Love your work: Having small company culture as a big company

There is a famous story once spoken about NASA. Upon his visit to the Houston Mission Control, then President John F. Kennedy saw a man scrubbing the floors vigorously. Upon being questioned of his motives, the man simply replied “I’m putting a man on the moon”.
It goes without saying that often small companies have much better culture than a big one. To do this you need to understand your work matters, have a mission focus and build big.

The difficulty in building a company for growth while maintaining its culture can be something akin to trying to run along a tightrope. For those of you who have done slack-lining, you may understand how difficult this is!

So the question remains, how do you maintain your small company ethos at a big company?

Your work matters

The hardest part about working at a big company is understanding that no matter how large the company, your work matters. It’s easy to feel like you are a cog in a machine when sitting in a confined cubicle, and by extension, it’s even easier to feel like neither you nor your work matters.

The truth is, as the great entrepreneur Richard Branson once said “a company is just a group of people, so you need to treat them like one”. The Virgin ethos applies all the way down to the furthest employees from the core. Put simply, treating people like both they and their work matter is a sure fire way to make sure your company grows while still being positioned for maintaining your culture.

Mission focus

It goes without saying that having a mission focus for your organisation is incredibly important if you want to keep your small company ethos.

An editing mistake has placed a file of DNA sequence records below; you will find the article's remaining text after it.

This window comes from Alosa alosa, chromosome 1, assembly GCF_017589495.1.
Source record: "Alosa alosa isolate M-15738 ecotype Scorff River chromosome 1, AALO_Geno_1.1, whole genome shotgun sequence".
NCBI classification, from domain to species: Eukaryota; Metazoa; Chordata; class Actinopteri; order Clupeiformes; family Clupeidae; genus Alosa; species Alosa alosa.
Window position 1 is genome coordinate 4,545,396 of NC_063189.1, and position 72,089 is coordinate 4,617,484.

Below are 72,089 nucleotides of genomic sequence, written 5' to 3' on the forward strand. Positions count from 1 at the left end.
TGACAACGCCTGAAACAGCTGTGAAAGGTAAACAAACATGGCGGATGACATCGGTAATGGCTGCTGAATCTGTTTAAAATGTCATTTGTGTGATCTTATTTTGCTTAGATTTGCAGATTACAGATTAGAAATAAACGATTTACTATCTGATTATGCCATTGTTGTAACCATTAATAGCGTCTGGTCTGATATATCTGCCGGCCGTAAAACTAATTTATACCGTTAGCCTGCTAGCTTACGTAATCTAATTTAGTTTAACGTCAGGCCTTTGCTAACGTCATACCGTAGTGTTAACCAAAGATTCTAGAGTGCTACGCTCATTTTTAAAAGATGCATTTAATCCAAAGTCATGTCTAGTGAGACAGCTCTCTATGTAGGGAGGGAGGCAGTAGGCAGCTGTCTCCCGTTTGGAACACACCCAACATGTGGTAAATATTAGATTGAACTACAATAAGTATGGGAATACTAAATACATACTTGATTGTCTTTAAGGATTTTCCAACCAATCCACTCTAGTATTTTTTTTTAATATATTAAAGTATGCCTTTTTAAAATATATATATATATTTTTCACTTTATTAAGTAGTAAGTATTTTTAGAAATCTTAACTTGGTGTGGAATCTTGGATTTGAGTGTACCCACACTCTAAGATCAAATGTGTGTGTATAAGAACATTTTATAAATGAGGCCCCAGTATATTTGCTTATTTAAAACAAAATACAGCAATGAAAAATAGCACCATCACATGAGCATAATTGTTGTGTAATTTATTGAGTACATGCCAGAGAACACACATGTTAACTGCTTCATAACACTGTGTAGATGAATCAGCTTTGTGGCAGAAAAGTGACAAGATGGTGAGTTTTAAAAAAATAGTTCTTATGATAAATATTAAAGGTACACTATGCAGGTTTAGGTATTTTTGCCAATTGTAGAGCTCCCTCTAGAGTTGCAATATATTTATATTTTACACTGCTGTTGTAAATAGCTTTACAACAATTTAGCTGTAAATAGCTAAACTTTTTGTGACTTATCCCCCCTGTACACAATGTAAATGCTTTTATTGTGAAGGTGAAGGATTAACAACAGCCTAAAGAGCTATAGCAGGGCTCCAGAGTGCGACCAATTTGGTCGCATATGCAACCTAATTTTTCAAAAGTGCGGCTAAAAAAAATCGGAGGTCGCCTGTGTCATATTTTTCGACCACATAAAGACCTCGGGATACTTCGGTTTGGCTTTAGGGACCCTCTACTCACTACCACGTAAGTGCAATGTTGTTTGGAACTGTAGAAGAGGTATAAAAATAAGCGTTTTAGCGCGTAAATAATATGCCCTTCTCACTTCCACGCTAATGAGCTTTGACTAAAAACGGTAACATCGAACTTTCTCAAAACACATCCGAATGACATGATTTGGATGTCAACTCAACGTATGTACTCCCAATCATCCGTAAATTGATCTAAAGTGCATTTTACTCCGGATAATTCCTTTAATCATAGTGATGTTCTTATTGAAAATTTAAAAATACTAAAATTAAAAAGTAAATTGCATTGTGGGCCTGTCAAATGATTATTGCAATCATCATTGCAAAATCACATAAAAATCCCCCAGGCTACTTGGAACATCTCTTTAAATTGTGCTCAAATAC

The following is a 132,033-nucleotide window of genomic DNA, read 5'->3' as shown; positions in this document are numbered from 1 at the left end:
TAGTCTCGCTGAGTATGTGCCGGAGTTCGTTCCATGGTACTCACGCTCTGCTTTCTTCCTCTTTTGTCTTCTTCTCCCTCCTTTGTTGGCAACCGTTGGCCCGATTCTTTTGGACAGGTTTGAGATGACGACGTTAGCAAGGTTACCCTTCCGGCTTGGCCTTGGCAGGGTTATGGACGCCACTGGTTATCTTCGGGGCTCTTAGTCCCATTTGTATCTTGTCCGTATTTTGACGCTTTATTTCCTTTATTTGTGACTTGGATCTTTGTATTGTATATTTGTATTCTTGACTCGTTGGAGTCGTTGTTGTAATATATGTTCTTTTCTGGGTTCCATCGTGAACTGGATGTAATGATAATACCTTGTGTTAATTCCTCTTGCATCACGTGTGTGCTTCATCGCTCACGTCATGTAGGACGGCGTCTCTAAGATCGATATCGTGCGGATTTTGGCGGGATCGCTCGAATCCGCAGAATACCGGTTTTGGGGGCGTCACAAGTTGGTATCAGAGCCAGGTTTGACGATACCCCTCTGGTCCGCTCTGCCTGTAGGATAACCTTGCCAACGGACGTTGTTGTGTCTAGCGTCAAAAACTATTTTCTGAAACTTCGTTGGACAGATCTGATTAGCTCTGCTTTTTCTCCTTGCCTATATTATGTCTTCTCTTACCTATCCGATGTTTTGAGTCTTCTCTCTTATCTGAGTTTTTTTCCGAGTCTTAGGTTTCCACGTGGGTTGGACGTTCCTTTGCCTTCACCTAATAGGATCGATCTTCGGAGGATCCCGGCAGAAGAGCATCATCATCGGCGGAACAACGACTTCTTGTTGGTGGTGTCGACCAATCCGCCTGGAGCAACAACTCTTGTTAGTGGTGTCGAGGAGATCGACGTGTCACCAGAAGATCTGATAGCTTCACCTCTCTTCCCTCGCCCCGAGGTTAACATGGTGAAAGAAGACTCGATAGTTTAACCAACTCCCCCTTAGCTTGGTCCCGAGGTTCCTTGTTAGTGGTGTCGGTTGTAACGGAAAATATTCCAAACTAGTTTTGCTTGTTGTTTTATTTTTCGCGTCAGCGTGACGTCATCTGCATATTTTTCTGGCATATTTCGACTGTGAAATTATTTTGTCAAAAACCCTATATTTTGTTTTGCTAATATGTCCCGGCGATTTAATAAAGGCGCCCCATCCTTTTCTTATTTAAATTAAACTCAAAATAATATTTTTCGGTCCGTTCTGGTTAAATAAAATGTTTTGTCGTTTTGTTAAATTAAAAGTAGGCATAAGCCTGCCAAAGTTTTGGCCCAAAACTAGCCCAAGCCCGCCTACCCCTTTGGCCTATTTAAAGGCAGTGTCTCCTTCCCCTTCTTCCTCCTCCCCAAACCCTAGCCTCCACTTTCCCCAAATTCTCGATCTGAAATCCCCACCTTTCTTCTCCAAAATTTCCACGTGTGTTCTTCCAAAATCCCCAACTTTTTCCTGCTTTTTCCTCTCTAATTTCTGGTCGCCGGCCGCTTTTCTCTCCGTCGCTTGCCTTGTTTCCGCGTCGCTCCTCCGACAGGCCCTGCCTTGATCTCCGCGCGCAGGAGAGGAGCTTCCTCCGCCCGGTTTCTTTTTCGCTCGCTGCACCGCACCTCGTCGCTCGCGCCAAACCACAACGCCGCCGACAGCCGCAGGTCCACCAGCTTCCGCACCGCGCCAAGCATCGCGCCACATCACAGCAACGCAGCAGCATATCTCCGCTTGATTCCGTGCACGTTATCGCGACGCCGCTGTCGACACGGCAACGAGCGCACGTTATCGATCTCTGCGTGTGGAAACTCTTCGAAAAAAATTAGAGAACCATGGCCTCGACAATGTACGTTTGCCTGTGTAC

Big companies can often get caught up in one thing and one thing alone, money. More sales, bigger deals, better metrics, operational efficiency become the norm, and the core mission goes out the window.
Smaller companies usually do this type of thing really well. They’ll start by proposing a mission statement that goes above and beyond the usual idea of focusing on money. Money is not the goal at a smaller company, money is the outcome. For smaller companies, performance become the goal.
Having a focus on the mission statement at heart can help keep your company culture balanced, ensuring that people don’t get over-excited when things are going well, and don’t get too down when things are going poorly.

Build Big

The hardest part about being in a large company is being so focused on increasing optimal efficiency of an existing product. This is where “the rot” sets in. Company culture goes down the drain when a company loses its ambition.
To stop this, it’s important to recognise that often the only thing that separates a small company from a big one is its ambition. By having this ambition and drive to constantly be reinventing and redefining new or existing products, you can be assured that the company in totality will be clearly positioned for the future.

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